Farmers testify that certain crop diseases like wheat rust seem to spread much farther and faster after a rainstorm. Researchers had various ideas on why this might be the case. But thanks to high-speed video, a team from M.I.T. and the University of Liege in Belgium has just found an unlikely culprit: raindrops.

Close examination of leaves showed that certain pathogens such a wheat rust, which is a fungal parasite, do not coat leaves as thin films, which was commonly thought. They grow as droplets on a leaf’s surface. Because of that, when raindrops strike the pathogens they can knock the pathogens into the air, sending them pretty far and wide. High-speed video (see above) of hundreds of trials with real and simulated raindrops and pathogen droplets showed the collisions in action, and even revealed two primary launch mechanisms. To quote an M.I.T. press release, one case is when “a raindrop flattens upon impact, sliding underneath the [pathogen] droplet and launching it up in an arc.” The second case is when “a raindrop never actually touches a [pathogen] droplet, but instead pushes the leaf down, causing the droplet to slide downward and then catapult out" as the leaf bounces back up.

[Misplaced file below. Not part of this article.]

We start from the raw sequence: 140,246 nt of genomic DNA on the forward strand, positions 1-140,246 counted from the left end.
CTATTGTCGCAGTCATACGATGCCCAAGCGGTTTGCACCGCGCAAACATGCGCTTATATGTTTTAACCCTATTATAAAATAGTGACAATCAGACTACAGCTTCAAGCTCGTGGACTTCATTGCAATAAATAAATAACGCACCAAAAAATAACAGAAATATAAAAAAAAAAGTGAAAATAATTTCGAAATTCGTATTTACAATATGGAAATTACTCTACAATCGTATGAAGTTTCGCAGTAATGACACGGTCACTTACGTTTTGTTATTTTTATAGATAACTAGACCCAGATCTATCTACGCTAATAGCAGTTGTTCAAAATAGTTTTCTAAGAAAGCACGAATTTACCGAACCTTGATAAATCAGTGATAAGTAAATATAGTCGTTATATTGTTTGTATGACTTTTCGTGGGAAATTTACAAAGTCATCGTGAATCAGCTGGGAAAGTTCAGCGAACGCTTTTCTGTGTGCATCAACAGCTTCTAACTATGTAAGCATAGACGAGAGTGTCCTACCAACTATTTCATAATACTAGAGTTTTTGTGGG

The work might help plant breeders alter the mechanical traits of crop leaves. Or it might encourage farmers to plant fields with rows of alternating crops, which could prevent airborne pathogens launched from one row from reaching the same kind of plant two rows away. My own conclusion for right now: the video is pretty cool.

Video and still image courtesy of M.I.T. News Office